Recently, Heart to Heart traveled to the edge of the Great Plains with the University of Kansas Medical Center to operate a health fair during the annual Emancipation Celebration in the historic town of Nicodemus, Kansas.
The whole town of Nicodemus is one of those quintessential American tales of hardship and hard work, westward expansion, newly-found freedom and finding a place to call one’s own and holding onto it.
Nicodemus was settled as a planned town in 1877, 12 years after the US Civil War during the Reconstruction era, by mostly former slaves from Kentucky and Tennessee. At its peak the town boasted around 800 townsfolk. Residents had petitioned for the Union Pacific Railroad to lay tracks trough the town, but the railroad dashed those hopes, bypassed the settlement and its long slow decline began. However, Nicodemus is a National Historic Site, and is the oldest and only remaining all Black Town west of the Mississippi. A couple of dozen people still reside there.
Every year since it’s founding, the town holds an Emancipation Celebration during the last weekend of July to commemorate the end to slavery, the freedmen and women who founded the town and the town’s heritage. This is a “coming home” celebration, as many descendents from across the nation come home to visit with friends and relatives while commemorating the rich history of Nicodemus.
It’s a purely small town Americana affair with a parade and talent show, even a pancake breakfast made from wheat grown in nearby fields.
But the celebration isn’t just about history, but the future too. A healthy future. And that’s what brought Heart to Heart International out here to work in partnership with KU-MED.
During last years Celebration’s health fair, 19 medical students and 4 HHI volunteers worked out of our Mobile Medical Unit to conduct laboratory tests, health screenings and physicals for 50 people.
Every year Heart to Heart is honored to have been a part of both the past and the present of this rich historic community and to have broadened access to healthcare out on the wide open Plains.
Heart to Heart International has teamed up with Welch Allyn to encourage medical students to give back to their communities. With the Ripple Effect contest, two more medical students can now make their own ripple effect with a humanitarian service trip to Haiti.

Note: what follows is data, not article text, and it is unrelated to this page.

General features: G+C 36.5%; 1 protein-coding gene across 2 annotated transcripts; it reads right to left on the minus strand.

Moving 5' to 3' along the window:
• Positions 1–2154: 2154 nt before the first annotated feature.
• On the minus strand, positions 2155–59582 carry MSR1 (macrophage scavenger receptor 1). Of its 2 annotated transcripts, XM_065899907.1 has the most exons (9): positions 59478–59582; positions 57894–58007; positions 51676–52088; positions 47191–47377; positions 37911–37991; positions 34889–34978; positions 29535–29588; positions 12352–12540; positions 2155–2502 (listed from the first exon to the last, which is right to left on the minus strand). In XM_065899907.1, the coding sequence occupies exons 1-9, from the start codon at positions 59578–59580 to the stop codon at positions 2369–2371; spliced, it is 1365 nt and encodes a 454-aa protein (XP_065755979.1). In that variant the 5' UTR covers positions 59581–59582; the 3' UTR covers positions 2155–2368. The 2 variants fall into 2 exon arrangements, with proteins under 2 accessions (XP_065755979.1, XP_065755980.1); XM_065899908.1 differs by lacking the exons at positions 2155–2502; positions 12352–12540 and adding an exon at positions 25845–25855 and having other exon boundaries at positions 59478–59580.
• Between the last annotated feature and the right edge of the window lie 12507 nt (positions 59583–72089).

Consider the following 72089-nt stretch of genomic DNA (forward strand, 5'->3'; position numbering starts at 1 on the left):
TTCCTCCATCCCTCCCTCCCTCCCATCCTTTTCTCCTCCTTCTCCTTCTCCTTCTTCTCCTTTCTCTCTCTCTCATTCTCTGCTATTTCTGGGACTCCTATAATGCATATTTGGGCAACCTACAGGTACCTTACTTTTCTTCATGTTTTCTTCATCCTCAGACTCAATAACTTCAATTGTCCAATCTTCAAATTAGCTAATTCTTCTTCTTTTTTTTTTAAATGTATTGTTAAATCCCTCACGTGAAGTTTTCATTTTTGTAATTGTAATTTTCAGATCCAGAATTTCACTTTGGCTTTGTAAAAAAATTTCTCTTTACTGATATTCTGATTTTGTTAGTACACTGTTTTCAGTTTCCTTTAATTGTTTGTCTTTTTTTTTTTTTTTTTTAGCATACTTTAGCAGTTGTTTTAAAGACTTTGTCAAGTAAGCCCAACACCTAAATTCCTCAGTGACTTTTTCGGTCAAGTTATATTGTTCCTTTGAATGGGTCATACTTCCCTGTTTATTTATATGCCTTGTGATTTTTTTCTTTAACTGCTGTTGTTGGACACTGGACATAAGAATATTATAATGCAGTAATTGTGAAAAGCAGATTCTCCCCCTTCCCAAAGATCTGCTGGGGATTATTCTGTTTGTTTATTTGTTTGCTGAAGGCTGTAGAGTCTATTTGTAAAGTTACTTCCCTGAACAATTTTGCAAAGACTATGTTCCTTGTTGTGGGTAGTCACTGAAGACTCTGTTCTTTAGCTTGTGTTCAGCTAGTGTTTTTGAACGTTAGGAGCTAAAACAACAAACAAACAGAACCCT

Matthew Schilling is presented with a ‘boarding pass’ by David Allyn of Welch Allyn, and Steve Hower of HHI, after being named a winner of the Ripple Effect contest. Photo by erietvnews.com
Matthew Schilling, a first-year medical student at the Lake Erie College of Osteopathic Medicine, was announced as one of two winners of the 2014 Ripple Effect Contest, a joint initiative of Heart to Heart International and Welch Allyn designed to inspire medical students to “change the world by giving back to their communities.”
This summer, Schilling and a yet-to-be-revealed student, along with student winners from the 2013 Ripple Effect contest will work alongside Heart to Heart medical teams in Haiti.
The Ripple Effect Contest encourages medical students to use social media to share how they will create their own “ripple effect” of good in their community or globally. Entrants were asked to ‘like’ the Ripple Effect program page on Facebook and share a picture with a short essay or a short video showcasing their “ripple effect” — a brief narrative about how they would “change the world” by using their training to help those in greatest need.
The second winner will be announced March 17, 2015.
This week, program staff with Heart to Heart International (HHI) delivered medical equipment worth more than $30,000 to a free clinic established inside a Kansas City area high school.
The BullDoc Health Center occupies a handful of old classrooms in a corner of the historic Wyandotte High School in Kansas City, Kansas. The name is a clever play on words as Wyandotte High is the Home of the Bulldogs. The clinic operates one morning a week on Wednesdays and according to Robbie Howard, a Wyandotte High health sciences teacher, when it is open, 25 to 35 students will be seen by the volunteer medical staff. University of Kansas medical students staff the clinic along with a rotation of KU Hospital doctors who specialize in family medicine. Several of Howard’s students work in the clinic as well, gaining exposure to a ‘real world’ health clinic environment.
The BullDoc Health Center is just one of a several free and safety-net clinics that Heart to Heart supports around the greater Kansas City region. The recent delivery for BullDoc consisted of stethoscopes, blood pressure cuffs and other basic items to outfit and properly run a clinic. The equipment comes from medical equipment manufacturer Welch Allyn through its Ripple Effect program. Ripple Effect works like this: Medical students around the country purchase specific discounted Welch Allyn products; Welch Allyn then gives credits to HHI based on the sale; HHI then uses those credits to acquire Welch Allyn products and deliver needed items to clinics.
MED STUDENTS! Click the photo above to learn about Ripple Effect and enter to win a humanitarian trip with Welch Allyn & Heart to Heart International!
Click the photos below to see a slideshow of the delivery to the BullDoc Health Center at Wyandotte High School (email subscribers please visit the blog to view slideshow).